Release Date: Jul 8, 2014
Record label: Atlantic
Genre(s): Singer/Songwriter, Pop/Rock, Contemporary Pop/Rock, Album Rock, Soft Rock
Ah, the healing hands of time! When Crosby, Stills, Nash & Young played the last show of their hugely successful 1974 tour, the tapes of the nine concerts that they’d professionally recorded for a potential live album were shelved. The feelings were too raw, the bad memories too fresh for anyone to touch them, no matter what treasures they held. It would be too much like living through a bad break-up, scene by scene, over and over again.
Forty summers ago, North America's greatest dysfunctional supergroup patched things up for a while, filled stadiums and left behind tales of backstage excess and shaky vocal harmonies. The first-ever set of recordings from those shows is fittingly over-the-top – three discs and one DVD with footage of eight songs. The two electric-set discs have a crackling, wired-on-something energy: Check how Stephen Stills and Neil Young trade unhinged solos on Young's "Revolution Blues." The often exquisite acoustic disc fi nds all four lending harmonies to solo songs like Stills' "Change Partners" and reveling in a compatibility that often escaped them offstage.
CSNY’s 1974 reunion has long been synonymous with the start of an age of the worst kind of rock’n’roll excess; 30 shows, masterminded by Bill Graham on an unprecedented scale for rock gigs – this was an awful long way from Laurel Canyon. Four decades on, the enduring tales of ego clashes and drug-fuelled disarray have overshadowed the shows themselves, yet this painstakingly compiled set comes as something of a revelation. Though culled from multiple performances, CSNY 1974 flows like a single set, reminding the listener of the unrelenting, astonishing array of riches the collective had at their disposal.
It was, at the time, one of the highest-grossing rock tours ever, grossing over 11 million dollars in an era when such figures were uncommon. Such success camouflaged the chaos behind the scenes -- the bitter fights and feuds, the excess and indulgence that led to Crosby, Stills, Nash & Young pocketing about a half million dollars each, when all was said and done. Big bucks were the reason the CSNY 1974 tour even existed.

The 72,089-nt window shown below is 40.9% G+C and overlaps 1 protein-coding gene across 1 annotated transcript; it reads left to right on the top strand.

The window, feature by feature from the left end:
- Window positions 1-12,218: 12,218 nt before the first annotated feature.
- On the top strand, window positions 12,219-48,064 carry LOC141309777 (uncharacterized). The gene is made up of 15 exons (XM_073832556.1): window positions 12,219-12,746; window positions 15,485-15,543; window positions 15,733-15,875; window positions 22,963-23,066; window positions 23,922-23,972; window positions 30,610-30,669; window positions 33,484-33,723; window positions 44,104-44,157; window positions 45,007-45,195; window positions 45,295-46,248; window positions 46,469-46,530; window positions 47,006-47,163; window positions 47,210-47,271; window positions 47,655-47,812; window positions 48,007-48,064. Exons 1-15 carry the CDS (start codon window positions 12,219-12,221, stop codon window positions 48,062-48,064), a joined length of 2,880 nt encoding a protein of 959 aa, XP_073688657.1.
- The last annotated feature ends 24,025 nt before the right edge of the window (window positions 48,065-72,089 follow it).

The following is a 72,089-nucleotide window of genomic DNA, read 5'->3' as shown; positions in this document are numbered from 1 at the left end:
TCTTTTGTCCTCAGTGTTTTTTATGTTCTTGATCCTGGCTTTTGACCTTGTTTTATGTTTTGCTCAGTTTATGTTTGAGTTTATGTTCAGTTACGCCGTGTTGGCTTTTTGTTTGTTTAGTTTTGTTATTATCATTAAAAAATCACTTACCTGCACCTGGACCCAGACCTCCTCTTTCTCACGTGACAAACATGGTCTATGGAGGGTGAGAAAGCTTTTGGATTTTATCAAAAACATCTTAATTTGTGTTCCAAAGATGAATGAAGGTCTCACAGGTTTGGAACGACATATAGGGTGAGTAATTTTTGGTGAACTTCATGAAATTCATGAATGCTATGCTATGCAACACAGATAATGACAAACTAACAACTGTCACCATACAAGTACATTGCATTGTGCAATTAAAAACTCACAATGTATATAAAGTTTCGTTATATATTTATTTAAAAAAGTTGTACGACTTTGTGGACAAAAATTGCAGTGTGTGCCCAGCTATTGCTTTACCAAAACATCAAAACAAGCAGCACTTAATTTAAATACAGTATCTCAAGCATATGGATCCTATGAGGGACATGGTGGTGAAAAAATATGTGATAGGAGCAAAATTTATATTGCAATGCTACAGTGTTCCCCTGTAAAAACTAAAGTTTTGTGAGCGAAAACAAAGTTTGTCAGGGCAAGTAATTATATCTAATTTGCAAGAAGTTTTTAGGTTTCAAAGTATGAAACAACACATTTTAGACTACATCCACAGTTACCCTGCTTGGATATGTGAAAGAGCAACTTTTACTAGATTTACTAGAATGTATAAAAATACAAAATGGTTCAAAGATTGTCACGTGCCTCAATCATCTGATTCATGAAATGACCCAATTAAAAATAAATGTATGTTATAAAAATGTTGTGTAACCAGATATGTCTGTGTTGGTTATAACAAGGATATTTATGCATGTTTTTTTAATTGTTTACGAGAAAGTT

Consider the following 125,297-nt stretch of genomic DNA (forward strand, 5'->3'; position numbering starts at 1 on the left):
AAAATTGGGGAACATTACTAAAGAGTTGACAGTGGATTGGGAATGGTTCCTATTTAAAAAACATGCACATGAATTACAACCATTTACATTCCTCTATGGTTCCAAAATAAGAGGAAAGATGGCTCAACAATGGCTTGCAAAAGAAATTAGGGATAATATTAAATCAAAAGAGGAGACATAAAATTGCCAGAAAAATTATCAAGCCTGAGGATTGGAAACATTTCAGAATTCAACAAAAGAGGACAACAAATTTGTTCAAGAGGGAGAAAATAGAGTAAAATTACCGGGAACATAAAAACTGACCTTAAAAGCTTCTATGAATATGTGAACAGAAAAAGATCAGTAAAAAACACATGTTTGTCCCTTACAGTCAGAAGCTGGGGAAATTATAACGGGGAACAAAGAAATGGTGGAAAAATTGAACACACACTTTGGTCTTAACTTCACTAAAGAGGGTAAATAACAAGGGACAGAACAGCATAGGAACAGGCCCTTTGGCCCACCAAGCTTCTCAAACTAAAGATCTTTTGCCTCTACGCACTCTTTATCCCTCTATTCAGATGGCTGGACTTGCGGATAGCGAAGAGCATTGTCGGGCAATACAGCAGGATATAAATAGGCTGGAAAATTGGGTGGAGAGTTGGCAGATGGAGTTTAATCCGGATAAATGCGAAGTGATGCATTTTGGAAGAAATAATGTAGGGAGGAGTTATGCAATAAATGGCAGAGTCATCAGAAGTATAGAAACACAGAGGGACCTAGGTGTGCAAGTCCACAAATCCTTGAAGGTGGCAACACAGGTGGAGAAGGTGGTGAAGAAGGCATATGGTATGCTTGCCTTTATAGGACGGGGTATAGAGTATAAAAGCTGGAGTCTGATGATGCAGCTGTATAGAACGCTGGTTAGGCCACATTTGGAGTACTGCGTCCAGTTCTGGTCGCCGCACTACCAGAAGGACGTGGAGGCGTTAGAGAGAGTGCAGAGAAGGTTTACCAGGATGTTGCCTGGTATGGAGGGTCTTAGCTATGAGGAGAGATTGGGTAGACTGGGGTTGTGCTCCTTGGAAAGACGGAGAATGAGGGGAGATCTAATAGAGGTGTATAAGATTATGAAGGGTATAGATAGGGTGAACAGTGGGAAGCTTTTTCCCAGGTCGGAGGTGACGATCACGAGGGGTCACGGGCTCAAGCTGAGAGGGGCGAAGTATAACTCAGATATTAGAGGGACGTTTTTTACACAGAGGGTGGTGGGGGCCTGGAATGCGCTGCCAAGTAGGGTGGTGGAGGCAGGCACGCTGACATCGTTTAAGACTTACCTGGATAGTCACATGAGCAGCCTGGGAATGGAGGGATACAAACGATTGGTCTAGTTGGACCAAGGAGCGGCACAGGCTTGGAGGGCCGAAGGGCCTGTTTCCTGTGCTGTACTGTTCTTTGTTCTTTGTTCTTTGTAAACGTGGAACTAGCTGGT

When something is known in rock mythology as ‘The Doom Tour’, it's a touch surprising that anyone would want to remember it 40 years on, never mind release a commemorative box set. But then Crosby, Stills, Nash & Young’s 1974 tour didn’t earn that epithet for any musical reasons. It has become infamous in the years since due to the scale, excess and extravagance involved.
Though the members of Crosby, Stills, Nash & Young had been performing solo or in various groupings since parting in 1970, there was a fervent demand for a regrouping of the "American Beatles" when they announced the 1974 tour represented in this set..
Five words pretty much say it all. Crosby. Stills. Nash. And Young. For the past 45 years, they’ve come to represent the epitome of the traveling troubadour, singer/songwriter ideal, the final remnants of sixties optimism, the last embers of hippie idealism, and a musical legacy that’s left its ….
Woodstock be damned. Peace, love, and understanding sprouted in January 1967 during San Francisco's Human Be-In, peaked three summers later at Max Yasgur's 600 acres in upstate New York, and died that December (1969) at the hands of the Hells Angels securing Altamont Speedway for the Rolling Stones. Nixon, Vietnam, and Watergate won out. Crosby, Stills, Nash & Young performed at both Woodstock and Altamont, a beacon of folk idealism at the former, and harbinger of ego and excess by the latter.
Neil had no strings left on his guitar. None. They all hung, curled and severed, from his Les Paul as “Rockin’ In The Free World” shrieked to an end. Merely 18 years old, my college roommate and I stood agape having just actually seen Crosby, Stills, Nash, and Young in the flesh on their first tour since 1974.